May 17, 2013


I don't think I've suffered much (yet?) from any mid-life crisis but I do have a serious bout of mid-philately crisis at the moment! It all came about when this item fell on my doormat the other day:

Nice enough, I hear you think, this variety of imperf bottom edge. And it is, and I was very keen to bid on it and happy when I was successful. But now it is just one of the thirteen 10c items I own and when making the album page for it I suddenly wondered what the attraction of it was. Why on earth go hunting for so many items linked to just the one stamp? Why not save all that money and spend it on different stamps? Instead of getting a full set of these imperf proofs:

I could have been the proud owner of Switzerland SG1. Because, really, wouldn't it be much nicer to have a varied collection of all sorts of stamps rather than a super specialised collection based on a few?
Be honest, which of the two images attracts your eye? This one, where you need to be told what you're looking at 'cause they're both the same:

or this one where you can look at various stamps?

My great philatelic friend who used to work in the printing industry always argues against collecting errors and varieties anyway, dismissing most of it as printers' waste which should never have left the printing house and which therefore should not have a place in anyone's collection. He is still known for his great collections so he can't be all wrong.

And so I was worrying away the days and then I suddenly noticed that a similar topic is being discussed in this month's Soapbox in Stamp Magazine. Talking about coincidence! The author, Edward Vincent, advocates each specialist should have a general world collection on the side as well, albeit mainly as a vehicle to inspire future specialist collections.

I would take it one step further and argue it might be best to have a general world collection as a means in itself. Wouldn't it be fantastic to do away with all our specialist items and go for those old, classic items which seem out of reach, but only are so because we're constantly spending our budgets on varieties, errors and such stuff?

I know the philatelic world needs specialists, but wouldn't it be fair to say that most of us are mainly just messing about, and not really contributing anything really relevant to the 'philatelic book of knowledge'? I know I feel that way about my collecting habits. Indeed, I would probably not be writing this or anything at all if it hadn't been for my general all-world collection.

It's a huge step if you've been so used to concentrating on narrowing down your interests, but it might be a very rewarding and liberating move to go back to the roots of philately and actually start collecting stamps again, just like we all used to do when we were kids. I'm not sure if I'm really ready yet to take the plunge, but I'm sorely tempted!

What about you?

See yous later


  1. Thanks for saying that. As one who has recently started collecting again after years away, all I hear is that I must specialize, specialize, specialize. And while some areas interest me more than others, I do like to keep adding to my worldwide collection as well.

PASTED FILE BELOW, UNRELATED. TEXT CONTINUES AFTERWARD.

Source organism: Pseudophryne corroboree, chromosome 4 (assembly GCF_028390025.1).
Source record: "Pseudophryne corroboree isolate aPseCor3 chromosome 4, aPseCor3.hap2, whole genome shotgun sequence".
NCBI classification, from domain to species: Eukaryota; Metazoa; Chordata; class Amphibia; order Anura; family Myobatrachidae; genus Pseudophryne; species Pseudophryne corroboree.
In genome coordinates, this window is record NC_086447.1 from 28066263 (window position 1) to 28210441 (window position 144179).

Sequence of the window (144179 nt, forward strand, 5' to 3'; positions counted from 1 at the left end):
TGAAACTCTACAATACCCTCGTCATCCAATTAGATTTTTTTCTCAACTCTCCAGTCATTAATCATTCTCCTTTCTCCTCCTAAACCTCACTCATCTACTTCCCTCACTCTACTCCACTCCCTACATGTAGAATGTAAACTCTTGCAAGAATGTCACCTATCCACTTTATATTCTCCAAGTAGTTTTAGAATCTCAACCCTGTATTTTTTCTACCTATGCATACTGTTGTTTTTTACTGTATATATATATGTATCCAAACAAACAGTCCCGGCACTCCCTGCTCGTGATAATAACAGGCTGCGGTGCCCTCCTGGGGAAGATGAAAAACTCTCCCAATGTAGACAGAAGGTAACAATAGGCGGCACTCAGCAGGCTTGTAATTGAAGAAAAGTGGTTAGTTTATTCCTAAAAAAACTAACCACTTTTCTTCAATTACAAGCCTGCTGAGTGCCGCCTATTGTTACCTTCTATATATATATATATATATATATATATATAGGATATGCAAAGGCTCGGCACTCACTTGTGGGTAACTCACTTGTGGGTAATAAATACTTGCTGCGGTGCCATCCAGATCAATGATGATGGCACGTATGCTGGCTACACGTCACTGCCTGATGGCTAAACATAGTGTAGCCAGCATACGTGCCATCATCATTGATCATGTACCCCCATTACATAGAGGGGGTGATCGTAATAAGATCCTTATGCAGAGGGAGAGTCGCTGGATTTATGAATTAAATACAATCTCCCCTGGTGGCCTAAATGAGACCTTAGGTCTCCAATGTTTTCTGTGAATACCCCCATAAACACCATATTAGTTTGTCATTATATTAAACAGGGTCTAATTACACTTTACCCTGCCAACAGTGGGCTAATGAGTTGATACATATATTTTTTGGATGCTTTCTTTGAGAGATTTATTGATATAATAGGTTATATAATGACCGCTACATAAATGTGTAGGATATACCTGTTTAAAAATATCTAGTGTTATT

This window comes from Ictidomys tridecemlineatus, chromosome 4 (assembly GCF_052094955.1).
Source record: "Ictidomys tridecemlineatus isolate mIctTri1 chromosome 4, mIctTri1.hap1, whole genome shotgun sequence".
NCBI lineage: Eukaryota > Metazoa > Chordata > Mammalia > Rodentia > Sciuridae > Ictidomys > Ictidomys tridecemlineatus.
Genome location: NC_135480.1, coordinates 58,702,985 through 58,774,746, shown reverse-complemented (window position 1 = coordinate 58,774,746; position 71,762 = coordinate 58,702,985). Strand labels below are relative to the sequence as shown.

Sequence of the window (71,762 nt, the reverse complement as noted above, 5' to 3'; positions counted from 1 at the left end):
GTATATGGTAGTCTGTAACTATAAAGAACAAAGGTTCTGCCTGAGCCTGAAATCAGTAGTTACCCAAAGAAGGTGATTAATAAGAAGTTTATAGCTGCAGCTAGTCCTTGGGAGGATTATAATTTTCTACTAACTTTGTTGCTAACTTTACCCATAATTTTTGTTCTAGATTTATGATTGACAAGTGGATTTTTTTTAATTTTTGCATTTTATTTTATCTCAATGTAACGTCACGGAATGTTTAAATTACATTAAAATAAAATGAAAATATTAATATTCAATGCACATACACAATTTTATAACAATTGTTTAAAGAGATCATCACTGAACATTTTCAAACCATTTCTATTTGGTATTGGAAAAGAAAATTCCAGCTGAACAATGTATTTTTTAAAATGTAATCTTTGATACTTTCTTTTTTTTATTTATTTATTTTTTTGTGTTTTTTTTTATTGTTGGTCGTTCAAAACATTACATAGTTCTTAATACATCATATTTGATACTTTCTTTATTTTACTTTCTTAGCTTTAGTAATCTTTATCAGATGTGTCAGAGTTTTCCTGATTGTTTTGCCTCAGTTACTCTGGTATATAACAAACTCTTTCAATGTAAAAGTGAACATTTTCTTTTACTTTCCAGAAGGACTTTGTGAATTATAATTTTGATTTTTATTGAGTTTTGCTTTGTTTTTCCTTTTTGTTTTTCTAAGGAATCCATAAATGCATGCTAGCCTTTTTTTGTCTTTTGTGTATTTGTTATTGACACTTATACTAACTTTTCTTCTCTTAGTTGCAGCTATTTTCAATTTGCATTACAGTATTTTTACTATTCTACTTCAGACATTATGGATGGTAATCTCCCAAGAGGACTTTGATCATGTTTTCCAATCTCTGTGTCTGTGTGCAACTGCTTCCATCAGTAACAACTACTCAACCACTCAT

1. At the end of the day, it's your collection. Do what you like.
      That's one of the things I love about this hobby.
      If you've recently come back to the hobby, you may find the specialism (and what it should be) grows on you in time.

  2. I tried to be a specialized collector once. I'm Dutch, so I have a large Netherlands & former colonies collection. I lived in Paris for a while where I started with engraved stamps from Gandon, and color variations of the French blanc series. This quickly moved to a whole country collection of France, which then moved on to their former colonies, protectorates and offices, and the countries they've become after independence.

    My wife is from Germany, so I'm doing that now. The Germans overprinted stamps from countries they occupied in WWII, so it's nice to have the original non-overprinted stamps as well. Other stamps from these occupied countries from that period are nice. Berlin, and east Germany led me into other east European countries very quickly.

    I work for an US company, and they're very close to South America. I sure like all American Bank Note Company printed stamps. Have you seen those recent Canadian stamps with whales and other animals? Maybe I should "specialize" in commonwealth next. I found a nice website on Machins and I bought some.

    I'm about to give up, and just buy what I think is pretty or interesting, which I'm afraid is just about anything. This included specialized collections when I run into them (and can afford them).

  3. Re May 19 comment: My sentiments exactly, I could have written that! There are just way too many interesting collecting fields in philately so why limit yourself to only one? Just go for it and get the most out of it.

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